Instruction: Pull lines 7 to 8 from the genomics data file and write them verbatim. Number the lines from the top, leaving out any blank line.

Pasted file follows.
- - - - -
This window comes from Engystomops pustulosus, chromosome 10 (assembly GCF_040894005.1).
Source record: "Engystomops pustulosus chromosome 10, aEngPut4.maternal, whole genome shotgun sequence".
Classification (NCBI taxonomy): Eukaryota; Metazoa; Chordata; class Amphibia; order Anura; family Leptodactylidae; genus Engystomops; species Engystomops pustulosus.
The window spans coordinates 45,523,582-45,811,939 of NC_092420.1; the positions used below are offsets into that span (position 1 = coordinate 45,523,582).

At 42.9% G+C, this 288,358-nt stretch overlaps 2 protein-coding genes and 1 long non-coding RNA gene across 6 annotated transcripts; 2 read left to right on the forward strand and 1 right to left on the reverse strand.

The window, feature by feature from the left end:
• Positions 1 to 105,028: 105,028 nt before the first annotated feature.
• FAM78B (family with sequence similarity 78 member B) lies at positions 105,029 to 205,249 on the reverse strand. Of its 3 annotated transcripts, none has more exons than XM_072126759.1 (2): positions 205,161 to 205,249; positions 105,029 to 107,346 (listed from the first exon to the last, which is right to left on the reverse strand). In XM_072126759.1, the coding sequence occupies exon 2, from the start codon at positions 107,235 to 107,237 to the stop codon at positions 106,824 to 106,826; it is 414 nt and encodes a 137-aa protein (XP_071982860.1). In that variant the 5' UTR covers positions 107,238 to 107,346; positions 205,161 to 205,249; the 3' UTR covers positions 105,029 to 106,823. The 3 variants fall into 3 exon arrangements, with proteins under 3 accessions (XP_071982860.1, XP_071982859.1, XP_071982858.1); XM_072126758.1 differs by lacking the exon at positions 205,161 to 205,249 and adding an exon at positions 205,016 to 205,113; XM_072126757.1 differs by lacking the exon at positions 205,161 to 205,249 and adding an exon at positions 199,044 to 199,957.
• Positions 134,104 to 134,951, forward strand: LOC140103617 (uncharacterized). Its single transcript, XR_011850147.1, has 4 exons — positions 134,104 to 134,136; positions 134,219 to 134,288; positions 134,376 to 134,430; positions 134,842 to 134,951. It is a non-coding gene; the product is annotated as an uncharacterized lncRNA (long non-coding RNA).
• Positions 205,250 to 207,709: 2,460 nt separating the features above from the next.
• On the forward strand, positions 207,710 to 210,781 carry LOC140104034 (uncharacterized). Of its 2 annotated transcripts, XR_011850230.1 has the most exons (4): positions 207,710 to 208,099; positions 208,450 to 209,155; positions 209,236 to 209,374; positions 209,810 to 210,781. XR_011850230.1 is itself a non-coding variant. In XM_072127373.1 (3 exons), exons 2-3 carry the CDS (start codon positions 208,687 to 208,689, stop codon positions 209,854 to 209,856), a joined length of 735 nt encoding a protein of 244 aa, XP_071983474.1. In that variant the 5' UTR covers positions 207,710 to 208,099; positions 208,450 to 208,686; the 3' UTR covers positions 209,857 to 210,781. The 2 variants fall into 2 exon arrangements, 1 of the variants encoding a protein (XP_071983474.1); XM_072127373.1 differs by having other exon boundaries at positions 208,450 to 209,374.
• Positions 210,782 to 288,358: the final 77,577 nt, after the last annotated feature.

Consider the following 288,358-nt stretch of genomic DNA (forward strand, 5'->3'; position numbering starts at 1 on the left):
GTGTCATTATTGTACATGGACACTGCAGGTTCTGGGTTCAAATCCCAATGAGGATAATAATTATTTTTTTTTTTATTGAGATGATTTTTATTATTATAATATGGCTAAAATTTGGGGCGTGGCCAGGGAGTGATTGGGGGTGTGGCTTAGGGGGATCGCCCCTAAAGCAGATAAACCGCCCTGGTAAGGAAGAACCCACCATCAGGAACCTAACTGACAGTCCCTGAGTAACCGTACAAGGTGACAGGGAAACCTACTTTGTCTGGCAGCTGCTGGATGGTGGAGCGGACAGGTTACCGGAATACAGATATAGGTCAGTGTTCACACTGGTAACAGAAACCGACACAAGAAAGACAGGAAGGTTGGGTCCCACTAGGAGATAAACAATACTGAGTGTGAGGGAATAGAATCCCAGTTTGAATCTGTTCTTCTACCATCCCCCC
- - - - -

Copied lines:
• Positions 1 to 105,028: 105,028 nt before the first annotated feature.
• FAM78B (family with sequence similarity 78 member B) lies at positions 105,029 to 205,249 on the reverse strand. Of its 3 annotated transcripts, none has more exons than XM_072126759.1 (2): positions 205,161 to 205,249; positions 105,029 to 107,346 (listed from the first exon to the last, which is right to left on the reverse strand). In XM_072126759.1, the coding sequence occupies exon 2, from the start codon at positions 107,235 to 107,237 to the stop codon at positions 106,824 to 106,826; it is 414 nt and encodes a 137-aa protein (XP_071982860.1). In that variant the 5' UTR covers positions 107,238 to 107,346; positions 205,161 to 205,249; the 3' UTR covers positions 105,029 to 106,823. The 3 variants fall into 3 exon arrangements, with proteins under 3 accessions (XP_071982860.1, XP_071982859.1, XP_071982858.1); XM_072126758.1 differs by lacking the exon at positions 205,161 to 205,249 and adding an exon at positions 205,016 to 205,113; XM_072126757.1 differs by lacking the exon at positions 205,161 to 205,249 and adding an exon at positions 199,044 to 199,957.